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Repairs to dish well underway

It was at this point the radio telescope reflector being moved into place at the Dominion Radio Astrophysical Observatory received substantial damage. Technicians have already made significant repairs. - Mark Brett/Western News
It was at this point the radio telescope reflector being moved into place at the Dominion Radio Astrophysical Observatory received substantial damage. Technicians have already made significant repairs.
— image credit: Mark Brett/Western News

Repairs are going smoothly to a radio reflector dish damaged during a flight to the Dominion Radio Astrophysical Observatory last week.

On Monday, technicians using an airbag system were able to pop the 195-square-metre structure back into shape.

“Because of this (repair) it is definitely not as bad as we first thought,” said project manager Gary Hovey.

“In a weird way we may actually come out ahead.

“I wouldn’t do it again but now we’re taking advantage of being able to demonstrate what we feel is the robustness of the whole design and how it can be fixed even after it has been damaged significantly.”

Other repairs include fixing several large cracks in the thin, metalized carbon-fibre surface.

The damage happened while the reflector was being delivered by helicopter from its manufacturing site in Okanagan Falls several kilometres away.

“People in other parts of the project who saw the event Thursday were dismayed, thinking we wouldn’t bounce back but I think we’ll bounce back just fine,” said Hovey.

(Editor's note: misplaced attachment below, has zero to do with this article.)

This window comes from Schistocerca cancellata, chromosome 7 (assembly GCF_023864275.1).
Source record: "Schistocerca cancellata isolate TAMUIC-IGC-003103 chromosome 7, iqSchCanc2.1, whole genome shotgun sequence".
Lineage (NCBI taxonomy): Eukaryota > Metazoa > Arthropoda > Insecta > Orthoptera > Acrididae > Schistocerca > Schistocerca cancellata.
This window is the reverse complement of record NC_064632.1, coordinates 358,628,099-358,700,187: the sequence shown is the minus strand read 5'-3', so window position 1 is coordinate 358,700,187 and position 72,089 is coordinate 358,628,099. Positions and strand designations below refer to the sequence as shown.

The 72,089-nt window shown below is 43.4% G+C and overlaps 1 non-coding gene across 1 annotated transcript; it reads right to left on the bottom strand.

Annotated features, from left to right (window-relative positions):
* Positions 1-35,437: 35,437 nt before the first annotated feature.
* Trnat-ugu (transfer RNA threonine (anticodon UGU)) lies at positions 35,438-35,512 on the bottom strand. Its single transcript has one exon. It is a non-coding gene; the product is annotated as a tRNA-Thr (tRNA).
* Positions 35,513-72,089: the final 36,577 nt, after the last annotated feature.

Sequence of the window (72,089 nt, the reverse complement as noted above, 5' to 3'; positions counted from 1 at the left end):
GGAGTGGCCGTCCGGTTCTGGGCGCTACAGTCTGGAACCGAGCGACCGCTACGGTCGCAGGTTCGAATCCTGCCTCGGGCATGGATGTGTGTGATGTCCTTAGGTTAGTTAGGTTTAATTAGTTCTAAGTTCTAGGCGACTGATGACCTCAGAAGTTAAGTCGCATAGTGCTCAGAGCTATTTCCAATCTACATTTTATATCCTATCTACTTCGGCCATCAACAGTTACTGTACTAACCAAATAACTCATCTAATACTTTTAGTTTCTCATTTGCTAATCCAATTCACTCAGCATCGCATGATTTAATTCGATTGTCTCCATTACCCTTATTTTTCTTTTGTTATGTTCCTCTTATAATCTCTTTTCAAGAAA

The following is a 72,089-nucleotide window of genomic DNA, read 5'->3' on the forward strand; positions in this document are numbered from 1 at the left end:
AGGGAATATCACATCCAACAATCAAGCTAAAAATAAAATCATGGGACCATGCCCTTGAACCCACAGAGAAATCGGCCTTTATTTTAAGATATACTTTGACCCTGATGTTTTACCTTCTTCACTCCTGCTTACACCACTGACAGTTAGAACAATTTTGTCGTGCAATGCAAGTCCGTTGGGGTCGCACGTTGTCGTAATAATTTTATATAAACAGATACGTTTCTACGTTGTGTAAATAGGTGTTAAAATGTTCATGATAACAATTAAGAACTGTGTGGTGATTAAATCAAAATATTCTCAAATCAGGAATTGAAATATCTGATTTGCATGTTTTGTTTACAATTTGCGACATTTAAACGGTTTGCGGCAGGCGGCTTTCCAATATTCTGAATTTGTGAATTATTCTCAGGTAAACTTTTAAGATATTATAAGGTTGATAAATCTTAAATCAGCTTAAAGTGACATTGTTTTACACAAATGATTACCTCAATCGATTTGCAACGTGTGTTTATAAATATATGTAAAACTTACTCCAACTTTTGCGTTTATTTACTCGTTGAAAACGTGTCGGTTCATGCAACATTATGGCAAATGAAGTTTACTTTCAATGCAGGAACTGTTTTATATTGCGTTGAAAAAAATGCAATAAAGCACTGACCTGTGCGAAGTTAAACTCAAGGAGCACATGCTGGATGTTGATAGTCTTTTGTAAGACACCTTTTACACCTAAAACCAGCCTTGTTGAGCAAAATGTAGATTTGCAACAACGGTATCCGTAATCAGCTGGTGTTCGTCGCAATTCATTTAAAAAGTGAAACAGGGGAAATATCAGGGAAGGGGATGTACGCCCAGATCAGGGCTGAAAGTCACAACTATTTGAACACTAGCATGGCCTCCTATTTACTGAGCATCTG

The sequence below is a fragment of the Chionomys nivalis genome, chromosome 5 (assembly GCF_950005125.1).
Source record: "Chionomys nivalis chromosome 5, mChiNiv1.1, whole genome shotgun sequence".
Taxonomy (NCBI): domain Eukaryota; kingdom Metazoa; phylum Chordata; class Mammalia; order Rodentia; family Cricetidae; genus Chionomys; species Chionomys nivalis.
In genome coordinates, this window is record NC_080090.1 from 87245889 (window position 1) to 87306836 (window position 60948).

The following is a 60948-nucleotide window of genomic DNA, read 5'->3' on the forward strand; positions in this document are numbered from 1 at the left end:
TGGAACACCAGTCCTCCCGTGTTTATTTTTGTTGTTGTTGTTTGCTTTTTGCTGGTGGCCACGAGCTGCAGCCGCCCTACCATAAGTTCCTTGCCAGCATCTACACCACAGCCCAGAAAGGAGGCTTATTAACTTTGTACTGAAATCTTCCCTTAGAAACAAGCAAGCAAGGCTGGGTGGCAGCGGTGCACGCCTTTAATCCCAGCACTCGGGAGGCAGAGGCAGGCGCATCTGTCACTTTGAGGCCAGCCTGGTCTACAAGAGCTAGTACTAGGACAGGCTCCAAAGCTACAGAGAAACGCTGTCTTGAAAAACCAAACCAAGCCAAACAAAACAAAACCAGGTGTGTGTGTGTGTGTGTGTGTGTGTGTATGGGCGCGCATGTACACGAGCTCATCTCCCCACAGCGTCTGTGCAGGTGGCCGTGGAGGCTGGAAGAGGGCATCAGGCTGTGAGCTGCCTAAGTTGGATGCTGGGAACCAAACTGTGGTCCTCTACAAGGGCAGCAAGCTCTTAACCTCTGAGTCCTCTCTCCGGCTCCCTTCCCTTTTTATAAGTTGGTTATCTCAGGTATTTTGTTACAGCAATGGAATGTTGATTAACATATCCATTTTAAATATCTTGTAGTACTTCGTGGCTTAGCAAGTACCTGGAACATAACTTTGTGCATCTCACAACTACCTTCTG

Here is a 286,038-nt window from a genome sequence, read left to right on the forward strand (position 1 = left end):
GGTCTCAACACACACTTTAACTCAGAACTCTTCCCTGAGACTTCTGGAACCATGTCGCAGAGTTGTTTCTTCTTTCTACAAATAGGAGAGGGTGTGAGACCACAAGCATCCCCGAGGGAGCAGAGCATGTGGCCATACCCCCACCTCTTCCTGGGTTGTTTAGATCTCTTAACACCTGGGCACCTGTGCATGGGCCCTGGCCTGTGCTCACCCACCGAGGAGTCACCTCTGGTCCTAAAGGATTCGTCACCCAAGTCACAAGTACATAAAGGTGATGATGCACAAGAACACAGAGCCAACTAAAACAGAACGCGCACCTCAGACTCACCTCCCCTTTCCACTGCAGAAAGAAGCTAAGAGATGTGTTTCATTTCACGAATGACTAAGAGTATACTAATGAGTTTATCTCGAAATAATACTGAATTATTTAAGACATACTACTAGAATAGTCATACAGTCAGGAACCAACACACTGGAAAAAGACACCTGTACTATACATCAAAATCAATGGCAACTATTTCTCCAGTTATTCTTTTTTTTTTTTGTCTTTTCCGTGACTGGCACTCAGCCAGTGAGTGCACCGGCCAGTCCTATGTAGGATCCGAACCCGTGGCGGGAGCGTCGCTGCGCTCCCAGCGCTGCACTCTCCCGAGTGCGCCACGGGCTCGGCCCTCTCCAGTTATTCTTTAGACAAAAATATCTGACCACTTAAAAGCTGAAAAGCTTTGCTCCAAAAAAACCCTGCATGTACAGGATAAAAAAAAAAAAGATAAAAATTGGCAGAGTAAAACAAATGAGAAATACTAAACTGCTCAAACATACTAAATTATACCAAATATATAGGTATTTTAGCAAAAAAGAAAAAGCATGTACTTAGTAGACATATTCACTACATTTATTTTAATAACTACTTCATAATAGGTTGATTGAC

He has since received congratulatory emails about the durability of the material under such extreme conditions.

The dish is a prototype reflector for the billion-dollar multinational Square Kilometre Array (SKA) project.

When completed it will be the largest telescope in the world.

“I think we are back on track,” said DRAO director Sean Dougherty this week.

“I’m reasonably confident we’re looking good.

“We’ve probably set ourselves back three to four weeks but the cost is not significant.”

Work on the project has been underway for a number of years and may eventually pay big dividends financially and scientifically.

Canada is one of three countries working on similar prototypes, substantial numbers of which will be needed when the SKA project begins.

“The primary human interest factor is attempting to understand where it is we come from and why we are the way we are and why the universe looks the way it does today,” said Dougherty.

“All the molecules in our bodies, the iron in our blood the calcium in our teeth, those elements were originally formed in the centre of the stars and is fundamental to understanding where we came from.”

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